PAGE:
... aka: Body Snatchers from Hell
... aka: Goke: Body Snatcher from Hell
... aka: Goke: The Bodysnatcher from Hell
... aka: Goke the Vampire
... aka: Goke - Vampir aus dem Weltall (Goke - Vampire from Outer Space)
... aka: Vampire Gokemidoro
An airplane heading for Osaka runs into major trouble. For starters, a bomb threat was anonymously called in and the bomber may be on board with an explosive, which forces the pilot to change course and start heading back to where they initially took off from. Second, among the dozens of passengers is a well-armed assassin who's recently killed a British Ambassador and has intentions of hijacking the flight. Third, the skies themselves are an odd blood red color as something strange and abnormal is happening to the atmosphere, causing birds to go crazy and crash into the windows. Fourth, there have been recent sightings of UFOs all over Japan and the airplane gets to meet the unidentified luminous object head on as it passes overhead, immediately fries all of their electronic equipment and controls and forces them to crash land on an unknown island. And finally, once the plane itself is on the ground, the ten survivors of the crash discover the worst actual threat they'll be facing is one another. Why can't we all just get along?
The closest thing we have to heroes in this film are co-pilot Sugisaka (Teruo Yoshida) and stewardess Kazumi Asakura (Tomomi Satô); a pair of normal, working-class citizens and also the only level-headed people in the group. Nearly every other character is either insane, violent, corrupt or filled with blinding self-importance, and it's all done with purposeful intent. Aside from the unstable bomber/terrorist and the sociopath hijacker, two men corrupted by our violent society, there's greedy weapons manufacturer Mr. Tokayasu (Nobuo Kaneko), who has no issue pimping out his wife Noriko (Yûko Kusunoki) if the money is right, Dr. Momotake (Kazuo Katô), a psychiatrist not above staging fake drama just so he can examine how others react, Mrs. Neal (Kathy Horan), an American war widow consumed with her husband's death serving in Vietnam. and Professor Saga (Masaya Takahashi), who's a specialist in "space biology" yet is ultimately of little use because some things just cannot be explained. Most telling of all is sleazebag politician Gôzô Mano (Eizô Kitamura), who views humanism as a weakness and proves numerous times throughout that he could care less about the well-being of his fellow man.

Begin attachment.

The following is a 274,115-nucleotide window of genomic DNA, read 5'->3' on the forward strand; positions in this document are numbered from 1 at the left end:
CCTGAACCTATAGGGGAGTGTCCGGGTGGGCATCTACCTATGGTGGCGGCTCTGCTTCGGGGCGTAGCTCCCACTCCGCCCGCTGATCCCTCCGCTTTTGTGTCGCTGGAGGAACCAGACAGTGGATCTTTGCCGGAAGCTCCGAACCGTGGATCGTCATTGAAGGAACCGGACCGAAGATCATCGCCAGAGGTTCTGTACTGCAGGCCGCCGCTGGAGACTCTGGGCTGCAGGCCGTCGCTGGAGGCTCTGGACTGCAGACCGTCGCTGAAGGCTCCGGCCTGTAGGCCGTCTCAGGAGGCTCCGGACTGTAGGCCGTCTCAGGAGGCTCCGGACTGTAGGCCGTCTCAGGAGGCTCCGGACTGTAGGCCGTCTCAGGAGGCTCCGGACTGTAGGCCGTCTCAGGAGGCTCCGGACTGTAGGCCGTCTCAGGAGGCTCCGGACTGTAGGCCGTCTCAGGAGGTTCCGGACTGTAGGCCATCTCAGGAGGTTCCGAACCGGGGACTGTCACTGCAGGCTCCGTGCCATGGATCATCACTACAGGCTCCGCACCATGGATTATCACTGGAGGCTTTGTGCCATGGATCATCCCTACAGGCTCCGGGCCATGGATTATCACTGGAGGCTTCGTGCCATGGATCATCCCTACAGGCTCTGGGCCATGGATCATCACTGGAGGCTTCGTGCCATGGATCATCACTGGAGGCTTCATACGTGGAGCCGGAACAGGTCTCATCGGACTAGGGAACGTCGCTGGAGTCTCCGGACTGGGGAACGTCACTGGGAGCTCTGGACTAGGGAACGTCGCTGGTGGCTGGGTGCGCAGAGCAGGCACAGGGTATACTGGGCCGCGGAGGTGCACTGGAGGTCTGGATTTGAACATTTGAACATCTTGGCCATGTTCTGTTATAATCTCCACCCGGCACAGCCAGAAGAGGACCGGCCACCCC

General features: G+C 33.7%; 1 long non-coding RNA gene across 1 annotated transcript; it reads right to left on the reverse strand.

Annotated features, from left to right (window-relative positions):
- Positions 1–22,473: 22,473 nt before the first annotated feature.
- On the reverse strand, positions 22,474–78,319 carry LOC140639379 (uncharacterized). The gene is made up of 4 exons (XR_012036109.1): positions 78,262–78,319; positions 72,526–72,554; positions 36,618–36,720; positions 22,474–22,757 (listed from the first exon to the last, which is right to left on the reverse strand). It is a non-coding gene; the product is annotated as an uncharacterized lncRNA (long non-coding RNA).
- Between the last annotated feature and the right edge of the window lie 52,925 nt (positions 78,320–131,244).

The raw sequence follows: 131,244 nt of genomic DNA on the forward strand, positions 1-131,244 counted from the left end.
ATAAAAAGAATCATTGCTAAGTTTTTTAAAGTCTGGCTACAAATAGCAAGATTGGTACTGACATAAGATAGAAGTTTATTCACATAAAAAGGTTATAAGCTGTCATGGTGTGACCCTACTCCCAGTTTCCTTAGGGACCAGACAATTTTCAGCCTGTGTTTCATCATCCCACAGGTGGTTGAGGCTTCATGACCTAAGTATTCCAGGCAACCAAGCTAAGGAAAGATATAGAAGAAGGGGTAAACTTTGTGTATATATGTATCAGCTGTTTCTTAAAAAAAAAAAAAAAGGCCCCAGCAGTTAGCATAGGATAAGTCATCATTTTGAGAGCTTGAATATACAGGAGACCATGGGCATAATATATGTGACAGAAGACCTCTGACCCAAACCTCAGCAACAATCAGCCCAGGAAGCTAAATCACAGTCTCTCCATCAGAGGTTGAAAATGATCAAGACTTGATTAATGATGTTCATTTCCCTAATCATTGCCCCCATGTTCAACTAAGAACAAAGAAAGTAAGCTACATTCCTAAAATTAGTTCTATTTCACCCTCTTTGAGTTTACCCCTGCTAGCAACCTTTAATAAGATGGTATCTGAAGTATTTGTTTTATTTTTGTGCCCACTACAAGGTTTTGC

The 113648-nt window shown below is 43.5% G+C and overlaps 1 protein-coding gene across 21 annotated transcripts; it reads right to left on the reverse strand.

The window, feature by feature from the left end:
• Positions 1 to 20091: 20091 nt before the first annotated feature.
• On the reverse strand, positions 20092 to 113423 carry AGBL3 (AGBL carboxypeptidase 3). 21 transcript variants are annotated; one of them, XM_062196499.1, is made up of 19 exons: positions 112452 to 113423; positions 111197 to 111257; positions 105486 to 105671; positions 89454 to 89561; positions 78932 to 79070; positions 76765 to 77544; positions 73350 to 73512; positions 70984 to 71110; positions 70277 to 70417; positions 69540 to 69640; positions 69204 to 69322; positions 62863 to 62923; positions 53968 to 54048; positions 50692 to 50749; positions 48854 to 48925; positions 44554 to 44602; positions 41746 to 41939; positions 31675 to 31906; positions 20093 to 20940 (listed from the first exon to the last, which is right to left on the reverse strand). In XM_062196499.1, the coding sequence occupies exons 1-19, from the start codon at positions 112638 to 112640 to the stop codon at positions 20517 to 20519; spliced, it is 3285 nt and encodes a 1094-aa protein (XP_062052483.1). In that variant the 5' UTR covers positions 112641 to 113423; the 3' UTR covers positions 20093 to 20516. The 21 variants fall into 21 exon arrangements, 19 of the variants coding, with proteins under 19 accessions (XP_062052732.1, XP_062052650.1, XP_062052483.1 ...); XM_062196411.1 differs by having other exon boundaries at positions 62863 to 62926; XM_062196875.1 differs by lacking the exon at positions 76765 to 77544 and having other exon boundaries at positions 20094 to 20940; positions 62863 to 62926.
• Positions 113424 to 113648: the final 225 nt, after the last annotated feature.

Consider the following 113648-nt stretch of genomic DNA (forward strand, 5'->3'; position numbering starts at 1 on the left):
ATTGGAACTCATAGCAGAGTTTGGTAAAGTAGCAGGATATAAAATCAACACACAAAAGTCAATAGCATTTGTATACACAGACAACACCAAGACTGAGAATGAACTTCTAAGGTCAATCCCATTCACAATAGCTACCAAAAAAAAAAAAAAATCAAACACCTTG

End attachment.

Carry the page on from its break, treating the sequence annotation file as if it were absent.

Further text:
One of the above ends up running out of the wreckage and encountering a glowing, humming alien spacecraft, which has some hypnotic pull that lures him inside. Upon entry, the victim encounters a silver slime-like substance, their face cracks open right down the middle, the glob oozes inside their head and possesses them. From then on out, the host body literally feeds off the other survivors vampire-style, going right for the jugular and sucking out every drop of blood in their body. The culprit turns out to be a race of aliens called Gokemidoro from a planet far away who've been studying the Earth for quite some time prior to invasion and have come to conclusion the universe would be better off if we were all exterminated. Judging by the behavior of most of the characters - which serve as a microcosm of life on planet Earth - they may be right!
In many ways Goke is your standard 60s Japanese sci-fi flick. There are numerous corny moments, the dialogue is often extremely heavy-handed, the characterizations are broad, some of the acting is laughably overwrought and it begins to sag and become repetitive in the middle after an excellent opening sequence. However, the rampant cynicism about the human race that courses through the entire film and the palpable feel of uneasiness over the instability of its era make this slightly more interesting than others of this type. It's an extremely bleak glimpse at life during an unstable time, with asides to the then-current war in Vietnam, as well as mention of the bombings of Hiroshima and Nagasaki, assassinations, terrorism and political and financial corruption. This is definitely not an uplifting movie nor is it a brainless one, though it perhaps could have benefited from a slightly more subtle and less preachy touch. The director (who passed away in 1995) was a big fan of Mario Bava and you can tell in regards to his attention to visual detail and usage of color.
Here in America, Pacemaker Pictures first released this on the drive-in circuit in 1977, where it was paired up with the sleazy Italian workhorse BLOODY PIT OF HORROR (1965). If you're going to watch it these days, I wouldn't bother with any release aside from the one currently being distributed by Criterion, who present a fantastic print with very vibrant colors and in its original language. They've also released it as part of a 4 movie set ("Eclipse Series 37") that also includes the Shôchiku Eiga releases The X from Outer Space (1967), The Living Skeleton (1968) and Genocide (1968, which was originally released in the U.S. as War of the Insects).